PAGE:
Blame the game
Game theory tries to understand how competing parties find the solution that maximizes their outcomes (sometimes simplified as "interactive decision theory.") It’s the stuff of A Beautiful Mind, has been used in everything from nuclear disarmament to trade talks, and it gets complex fast.
Most people are familiar with the classic example of the Prisoner’s Dilemma. In that thought experiment, two thieves are arrested and each is separately asked to turn the other in. The experiment has specific outcomes:
If neither prisoner rats on his friend, they will each get one year in jail on a lesser charge.
If one prisoner rats on the other, the rat will go free and the other prisoner will go to jail for five years.
If both prisoners rat out the other, both go to jail for three years.
A rational outsider, looking at this, might say, “clearly they should both stay quiet, because then the total incarceration is 2 years, which is the best overall outcome.” But that’s not how selfish prisoners behave in this very simple example. Each prisoner weighs the options, concluding that ratting out the other is the best for their (selfish) interests. Of course, because of this, both go to jail for the maximum time.
This is true even if the thieves anticipate this state of affairs, and agree not to rat each other out in jail. In fact, that just gives each thief more confidence that turning in his partner is the right course of action.
Games like these have “equilibrium states.” They’re actually called Nash Equilibria, since they were devised by A Beautiful Mind’s troubled hero. While the game presented above is played once, they can be played repeatedly, and the parties will tend towards certain positions as they learn about their opponent by playing the game.
Now let’s think about credit card fraud, using the same four-quadrant game description, and replacing the two prisoners with Visa and myself.
I should point out that this example isn't a classic game (Visa and I aren't playing the same game "against" one another.) But there's an interaction. Nevertheless, economists will probably yell at me for having bastardized their models and helped to contribute to the misunderstanding of true game theory.
Credit card company blocks a legitimate transaction (false positive) Credit card company allows a fraudulent transaction (false negative) I continue to use the credit card company Visa: $5.50 support call.[i] Me: Inconvenience, embarrassment. Visa: $400.[ii] Me: Slightly improved loyalty. I switch credit cards Visa: Thousands.[iii] Me: Inconvenience; brief sense of self-righteousness; same experience elsewhere. Visa: $400. Me: Inconvenience; blissful unawareness that Visa took a bullet for me. It doesn’t take much to realize that the equilibrium in this case is the false positive—blocking my card. There are three big reasons for this:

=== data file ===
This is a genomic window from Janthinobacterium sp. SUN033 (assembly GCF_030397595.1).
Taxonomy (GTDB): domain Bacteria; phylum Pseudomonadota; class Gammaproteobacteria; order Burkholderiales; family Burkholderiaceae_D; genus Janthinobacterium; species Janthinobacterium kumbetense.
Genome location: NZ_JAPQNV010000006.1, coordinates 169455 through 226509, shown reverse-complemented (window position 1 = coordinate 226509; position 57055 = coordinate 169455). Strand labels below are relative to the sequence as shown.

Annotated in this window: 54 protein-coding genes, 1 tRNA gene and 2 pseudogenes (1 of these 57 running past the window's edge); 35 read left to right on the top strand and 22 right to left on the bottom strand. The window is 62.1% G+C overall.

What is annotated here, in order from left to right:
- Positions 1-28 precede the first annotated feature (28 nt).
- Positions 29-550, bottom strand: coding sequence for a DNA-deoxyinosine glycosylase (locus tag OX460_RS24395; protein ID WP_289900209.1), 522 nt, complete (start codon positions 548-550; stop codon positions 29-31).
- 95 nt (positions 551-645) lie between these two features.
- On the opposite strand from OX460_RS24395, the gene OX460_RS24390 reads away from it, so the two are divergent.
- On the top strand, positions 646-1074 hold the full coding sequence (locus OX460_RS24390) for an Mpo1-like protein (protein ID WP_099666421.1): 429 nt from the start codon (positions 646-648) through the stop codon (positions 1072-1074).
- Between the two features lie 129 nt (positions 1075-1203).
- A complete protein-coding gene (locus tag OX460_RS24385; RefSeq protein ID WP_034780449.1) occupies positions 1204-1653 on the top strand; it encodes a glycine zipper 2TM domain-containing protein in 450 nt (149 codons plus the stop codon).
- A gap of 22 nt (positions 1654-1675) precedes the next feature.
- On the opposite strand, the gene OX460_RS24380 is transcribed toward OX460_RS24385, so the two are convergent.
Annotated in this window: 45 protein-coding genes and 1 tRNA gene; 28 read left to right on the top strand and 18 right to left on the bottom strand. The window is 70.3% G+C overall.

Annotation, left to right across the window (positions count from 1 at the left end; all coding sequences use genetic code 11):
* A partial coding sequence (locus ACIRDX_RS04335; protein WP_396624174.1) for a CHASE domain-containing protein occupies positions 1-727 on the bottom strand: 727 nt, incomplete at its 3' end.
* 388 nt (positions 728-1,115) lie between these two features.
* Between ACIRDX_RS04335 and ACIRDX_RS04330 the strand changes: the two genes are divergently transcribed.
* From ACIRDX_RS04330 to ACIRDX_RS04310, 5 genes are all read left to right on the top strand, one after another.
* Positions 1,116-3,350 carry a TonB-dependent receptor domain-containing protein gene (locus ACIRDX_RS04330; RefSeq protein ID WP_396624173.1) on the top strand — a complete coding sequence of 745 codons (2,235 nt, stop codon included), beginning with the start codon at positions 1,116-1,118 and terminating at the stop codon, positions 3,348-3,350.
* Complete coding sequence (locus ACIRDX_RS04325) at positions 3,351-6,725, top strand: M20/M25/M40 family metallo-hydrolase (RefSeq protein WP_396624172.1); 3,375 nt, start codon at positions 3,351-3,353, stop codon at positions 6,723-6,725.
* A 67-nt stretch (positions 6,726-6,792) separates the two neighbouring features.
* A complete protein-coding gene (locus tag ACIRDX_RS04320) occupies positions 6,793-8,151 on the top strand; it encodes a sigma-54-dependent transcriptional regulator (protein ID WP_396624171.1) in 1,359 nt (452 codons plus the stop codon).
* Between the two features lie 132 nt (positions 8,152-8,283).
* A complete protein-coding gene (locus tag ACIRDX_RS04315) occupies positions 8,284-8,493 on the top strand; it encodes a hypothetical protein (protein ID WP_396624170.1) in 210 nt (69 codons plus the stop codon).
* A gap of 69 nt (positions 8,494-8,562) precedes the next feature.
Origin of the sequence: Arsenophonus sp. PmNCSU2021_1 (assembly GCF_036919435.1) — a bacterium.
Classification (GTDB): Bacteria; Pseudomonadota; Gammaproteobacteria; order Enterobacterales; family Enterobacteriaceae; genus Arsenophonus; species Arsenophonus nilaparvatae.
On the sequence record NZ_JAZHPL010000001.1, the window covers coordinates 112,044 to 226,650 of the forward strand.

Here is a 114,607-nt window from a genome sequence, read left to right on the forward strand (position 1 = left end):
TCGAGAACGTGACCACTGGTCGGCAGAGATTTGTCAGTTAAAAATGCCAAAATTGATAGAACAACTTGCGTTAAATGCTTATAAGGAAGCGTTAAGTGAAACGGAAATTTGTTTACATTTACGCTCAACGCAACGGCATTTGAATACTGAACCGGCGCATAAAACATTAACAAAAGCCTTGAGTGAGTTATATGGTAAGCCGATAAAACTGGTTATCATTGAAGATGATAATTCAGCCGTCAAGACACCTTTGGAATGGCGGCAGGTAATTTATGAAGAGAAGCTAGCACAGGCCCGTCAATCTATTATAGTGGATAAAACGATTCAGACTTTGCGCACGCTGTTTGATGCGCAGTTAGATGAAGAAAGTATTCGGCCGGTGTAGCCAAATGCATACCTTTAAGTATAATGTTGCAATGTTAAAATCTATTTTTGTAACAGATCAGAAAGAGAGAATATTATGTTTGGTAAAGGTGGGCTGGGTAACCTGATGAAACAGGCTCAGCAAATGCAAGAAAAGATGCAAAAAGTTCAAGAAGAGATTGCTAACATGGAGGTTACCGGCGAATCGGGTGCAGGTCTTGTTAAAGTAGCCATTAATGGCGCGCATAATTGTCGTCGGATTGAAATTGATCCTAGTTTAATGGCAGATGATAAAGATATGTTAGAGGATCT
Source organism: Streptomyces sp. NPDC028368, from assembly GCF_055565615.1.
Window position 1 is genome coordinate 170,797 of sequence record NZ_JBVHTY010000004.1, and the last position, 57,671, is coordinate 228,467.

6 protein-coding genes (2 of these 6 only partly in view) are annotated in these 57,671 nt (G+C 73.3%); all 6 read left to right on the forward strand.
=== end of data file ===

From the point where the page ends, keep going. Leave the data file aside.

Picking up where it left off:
Switching providers is hard. Credit cards are often tied to loyalty programs, bank accounts, and so on. They’re entered for recurring payments with dozens of providers. And I may be carrying a balance or have problems getting approval with another company.
Switching won't fix things. The Big Four companies—Visa, Mastercard, Amex, and Discover—do little to differentiate themselves on this subject. So I have no expectation that switching will make a difference to the annoyance of false positives. Oligopolies don't need to collude, because game theory makes them converge on a steady state anyway.
Visa has no reason to change. There’s very little impetus for Visa to reduce their rate of false positives, even though data analysis and ubiquitous computing have given it an arsenal of new tools. If I switched providers, it’s unlikely that they would link the cause (putting a hold on my card) with the effect (me changing card providers.)
And this is why, for Big Data (or any other promising innovation) to be a game changer, we need some player in the market to literally change the game.
Consider what would happen if one of the credit card companies said they’d pay you $50 every time they falsely blocked your card. The equilibrium of our stand-off would change significantly. There would be strong incentives to fix the false positive problem, and the company could use this reimbursement as a campaign—telling customers, “your time is valuable to us, and we’re going to repay you for wasting it.”